All the basics you need to know about container shipping


For decades, shipping merchandise in standardized container has been the most reliable and economic way in international trading, which is now accounting for 90% of world’s trade.


Due to the complexity in container shipping operation where multiple parties i.e. booking agent, freight forwarder, customs broker, trucker, carrier and terminal operator etc are involved, it is important for both seller and buyer to understand some of the basics.


Container specification


There are many different types of equipment available and the most commonly used are

20’ - 20’DV - 20’ST - 20’GP => 20FT general purpose dry container

40’ - 40’DV - 40’ST - 40’GP => 40FT general purpose dry container

40’HC – 40’HQ => 40FT High Cube dry container




Except trucking fee and terminal handling charge varies from one shipping line to another, most of the handling charges applied to different type of equipment are the same.


Loose Vs Palletized


From cost perspective, proper packaging are very important in container shipping


It is true that most of the time cargo origin are developing countries i.e. China/India/Vietnam where labor cost is low;


It is also true that seller normally doesn't apply any surcharge for container stuffing, even if they have to send a team inside the container and stack one carton over another until the whole container is fully loaded;


It is universally agreed that when goods are not built on pallet, more cartons could be stuffed in the same container, and more goods mean less shipping cost per item. Sounds great!


However, when the container reaches destination and delivered to buyer’s premises, let’s say somewhere in the U.S. The buyer will then realize it costs more to hire a team to unload all the cartons than shipping the very same container from origin which is thousand miles away,

no jokes here!


Always request to load the goods on pallet although there is additional cost on the pallet


FCL vs LCL


Sometimes, deciding to ship in FCL or LCL (also known as CFS) may be difficult for buyer, especially when the volume is low or is not filling up a container.


Under such circumstance, always keep in mind to compare the cost of either method on a "ALL-IN " basis and to setup the "threshold".


When shipping in FCL, all the costs incurred will be billed to seller or buyer whoever is responsible for shipping as per incoterm on sales contract, seller or buyer shall receive Bill of Lading from carrier. As soon as shipping commenced, the cargo right always stay with either the seller or the buyer, so buyer or ultimate consignee stated on carrier Bill of lading is entitled to claim the container directly from ocean carrier once the container arrives at destination.


However, shipping in LCL is very much different as there are freights from more than one customer inside the container. Freight is collected from seller’s premises and sent to a consolidator’s warehouse, where consolidator shall combine the freights from other customers and load into one container. Shipping cost will be billed on the basis of cargo measurement (cbm as Cubic Meter) of respective shipment, and seller or buyer shall receive House Bill of Lading from consolidator. As soon as shipping commenced, the cargo right stay with seller or buyer, however, neither party is entitled to claim the container directly from ocean carrier.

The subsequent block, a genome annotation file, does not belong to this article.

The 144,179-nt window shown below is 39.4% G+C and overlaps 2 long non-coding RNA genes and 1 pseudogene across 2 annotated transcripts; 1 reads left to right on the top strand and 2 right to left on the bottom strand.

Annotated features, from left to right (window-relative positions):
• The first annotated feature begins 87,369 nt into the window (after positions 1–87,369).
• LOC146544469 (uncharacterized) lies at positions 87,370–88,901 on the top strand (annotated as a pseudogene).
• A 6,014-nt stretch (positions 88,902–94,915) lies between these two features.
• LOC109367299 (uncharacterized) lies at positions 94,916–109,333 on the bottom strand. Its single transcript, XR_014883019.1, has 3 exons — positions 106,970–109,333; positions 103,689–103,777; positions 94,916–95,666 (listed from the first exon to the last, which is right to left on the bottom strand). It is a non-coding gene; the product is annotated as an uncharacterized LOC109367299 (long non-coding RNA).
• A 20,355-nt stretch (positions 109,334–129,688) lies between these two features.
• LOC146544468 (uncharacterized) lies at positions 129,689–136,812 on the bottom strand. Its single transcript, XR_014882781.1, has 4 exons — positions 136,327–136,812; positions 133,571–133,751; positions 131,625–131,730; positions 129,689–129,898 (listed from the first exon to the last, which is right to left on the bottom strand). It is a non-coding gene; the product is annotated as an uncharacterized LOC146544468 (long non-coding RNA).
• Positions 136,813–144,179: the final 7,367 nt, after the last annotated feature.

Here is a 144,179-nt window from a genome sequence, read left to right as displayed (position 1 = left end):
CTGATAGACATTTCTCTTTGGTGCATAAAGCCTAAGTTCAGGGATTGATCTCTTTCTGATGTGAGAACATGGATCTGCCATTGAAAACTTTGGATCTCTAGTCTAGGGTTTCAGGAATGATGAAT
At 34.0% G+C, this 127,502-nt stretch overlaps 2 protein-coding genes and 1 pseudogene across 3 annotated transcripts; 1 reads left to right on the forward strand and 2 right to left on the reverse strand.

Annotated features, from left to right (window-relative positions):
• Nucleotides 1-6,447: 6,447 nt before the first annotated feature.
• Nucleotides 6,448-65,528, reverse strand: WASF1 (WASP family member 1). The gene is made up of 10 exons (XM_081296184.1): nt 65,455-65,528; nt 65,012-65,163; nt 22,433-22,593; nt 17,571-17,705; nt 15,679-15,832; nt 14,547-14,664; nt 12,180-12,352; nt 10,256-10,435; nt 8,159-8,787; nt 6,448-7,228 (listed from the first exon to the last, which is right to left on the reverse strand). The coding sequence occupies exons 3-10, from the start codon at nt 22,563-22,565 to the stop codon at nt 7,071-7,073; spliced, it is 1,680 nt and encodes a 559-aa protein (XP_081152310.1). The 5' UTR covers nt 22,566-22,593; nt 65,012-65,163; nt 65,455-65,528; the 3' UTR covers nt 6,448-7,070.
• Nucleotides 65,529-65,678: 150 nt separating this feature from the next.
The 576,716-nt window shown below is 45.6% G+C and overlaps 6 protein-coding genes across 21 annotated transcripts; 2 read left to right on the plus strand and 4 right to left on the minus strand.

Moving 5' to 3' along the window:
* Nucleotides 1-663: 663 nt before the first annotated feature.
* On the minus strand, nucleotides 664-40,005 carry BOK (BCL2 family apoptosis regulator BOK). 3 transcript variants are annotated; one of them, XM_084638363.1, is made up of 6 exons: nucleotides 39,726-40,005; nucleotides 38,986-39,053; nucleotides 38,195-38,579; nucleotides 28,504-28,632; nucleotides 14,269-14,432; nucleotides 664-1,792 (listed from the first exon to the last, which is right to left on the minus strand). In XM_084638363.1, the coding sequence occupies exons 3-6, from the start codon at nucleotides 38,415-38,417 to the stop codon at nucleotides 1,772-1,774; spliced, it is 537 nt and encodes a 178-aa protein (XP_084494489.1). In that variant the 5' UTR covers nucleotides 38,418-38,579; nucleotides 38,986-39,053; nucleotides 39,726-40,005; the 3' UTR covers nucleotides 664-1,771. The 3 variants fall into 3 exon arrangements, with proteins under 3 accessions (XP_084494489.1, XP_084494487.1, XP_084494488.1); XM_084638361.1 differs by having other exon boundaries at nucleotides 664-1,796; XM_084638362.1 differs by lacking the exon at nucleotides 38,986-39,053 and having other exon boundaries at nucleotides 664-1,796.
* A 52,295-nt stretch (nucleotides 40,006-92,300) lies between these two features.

Instead, the container will be claimed by the consolidator or its partner at destination, unload all the freights and deliver to respective buyer (or consignee) as per House Bill of Lading.

That’s why total lead time for sea transportation in LCL is longer than that in FCL.


Calculation of freight rates


Basically, the freight rates calculation for FCL is normally quite straightforward


Origin: Booking fee for placing booking with carrier, trucking fee for picking up and returning the container, THC and port charge collected by the terminal operator and customs clearance cost to customs broker


In-transit: Shipping cost to the carrier

Destination: similar to the cost at origin


However the calculation for LCL/CFS is looking more complicated


Origin: Booking and documentation fee for placing booking with carrier, trucking fee for picking up and delivering freight to consolidator warehouse, container stuffing, THC and port charge collected by the terminal operator and customs clearance cost to customs broker


In-transit: Shipping cost to the carrier


Destination ( most costly ): similar to the cost at origin but subject to various uploading, devanning, cleaning, co-loader handling etc


So it is highly suggested that buyer or seller shall always compare the total cost ( all-in cost ) of FCL and LCL and decide which is more cost effective.


Especially for freight with measurement exceeds 8~9cbm where it might probably end up cheaper in a 20’FCL with half of the container empty, than to load as LCL with consolidator.


Nominate a freight forwarder


Sea transportation requires a lot of coordination with multiple parties and a lot of paper works, i.e. booking confirmation, shipping order, shipping instruction, invoice and packing list, haulage order, customs voucher, carrier VGM, regulatory AMS etc;


All these process are related to each other and in any case there is delay or misconnection, there will be problem in shipping on time.


Always work with an experienced freight forwarder with extensive international network, freight forwarder act as cargo agent and for the benefit of buyer/seller, who shall then be relieved from all the paperwork and focus on their owned trading business.

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